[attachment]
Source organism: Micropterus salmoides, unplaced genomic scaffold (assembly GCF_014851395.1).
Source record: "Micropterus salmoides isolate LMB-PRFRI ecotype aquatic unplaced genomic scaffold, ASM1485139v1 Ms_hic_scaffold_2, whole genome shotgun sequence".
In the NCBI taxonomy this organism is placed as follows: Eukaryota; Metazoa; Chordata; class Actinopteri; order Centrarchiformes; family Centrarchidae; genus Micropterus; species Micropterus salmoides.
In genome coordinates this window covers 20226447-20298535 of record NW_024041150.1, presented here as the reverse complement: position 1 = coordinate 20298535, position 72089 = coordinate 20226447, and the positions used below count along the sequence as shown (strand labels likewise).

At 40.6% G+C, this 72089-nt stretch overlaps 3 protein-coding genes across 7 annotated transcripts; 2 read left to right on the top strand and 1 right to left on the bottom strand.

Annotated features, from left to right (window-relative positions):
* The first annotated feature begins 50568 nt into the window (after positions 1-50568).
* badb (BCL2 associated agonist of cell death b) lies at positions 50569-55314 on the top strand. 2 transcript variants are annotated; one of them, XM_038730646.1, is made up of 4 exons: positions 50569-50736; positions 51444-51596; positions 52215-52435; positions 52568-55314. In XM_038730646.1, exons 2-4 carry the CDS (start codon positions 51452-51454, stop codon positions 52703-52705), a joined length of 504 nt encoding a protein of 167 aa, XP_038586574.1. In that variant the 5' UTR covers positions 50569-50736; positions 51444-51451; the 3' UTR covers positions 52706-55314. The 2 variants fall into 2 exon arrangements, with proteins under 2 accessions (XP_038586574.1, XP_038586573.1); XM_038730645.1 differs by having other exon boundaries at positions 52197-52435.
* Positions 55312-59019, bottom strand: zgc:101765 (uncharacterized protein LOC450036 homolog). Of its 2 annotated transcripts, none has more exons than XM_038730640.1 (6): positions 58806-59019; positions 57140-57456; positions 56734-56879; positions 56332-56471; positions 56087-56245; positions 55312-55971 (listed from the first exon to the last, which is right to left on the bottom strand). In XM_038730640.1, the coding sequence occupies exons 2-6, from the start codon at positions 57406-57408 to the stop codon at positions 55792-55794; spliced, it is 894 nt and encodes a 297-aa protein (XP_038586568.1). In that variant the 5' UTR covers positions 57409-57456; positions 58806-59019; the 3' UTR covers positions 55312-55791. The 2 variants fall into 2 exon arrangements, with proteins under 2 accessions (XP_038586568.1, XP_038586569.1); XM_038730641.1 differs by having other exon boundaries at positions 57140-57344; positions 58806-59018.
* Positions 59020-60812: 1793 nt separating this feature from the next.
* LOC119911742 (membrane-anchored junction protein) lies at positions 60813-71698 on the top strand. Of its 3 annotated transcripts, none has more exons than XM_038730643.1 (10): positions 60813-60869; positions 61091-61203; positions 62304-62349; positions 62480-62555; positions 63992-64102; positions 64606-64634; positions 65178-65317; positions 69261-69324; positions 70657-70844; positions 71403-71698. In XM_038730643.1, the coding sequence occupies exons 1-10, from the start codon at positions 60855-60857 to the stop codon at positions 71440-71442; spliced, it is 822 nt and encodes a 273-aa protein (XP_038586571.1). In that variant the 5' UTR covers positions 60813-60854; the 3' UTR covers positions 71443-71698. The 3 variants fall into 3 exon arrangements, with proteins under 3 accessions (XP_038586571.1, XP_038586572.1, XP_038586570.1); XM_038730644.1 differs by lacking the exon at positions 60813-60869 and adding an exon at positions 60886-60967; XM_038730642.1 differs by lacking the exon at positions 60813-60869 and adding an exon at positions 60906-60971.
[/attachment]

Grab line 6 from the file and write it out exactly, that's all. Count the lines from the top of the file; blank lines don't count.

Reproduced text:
Annotated features, from left to right (window-relative positions):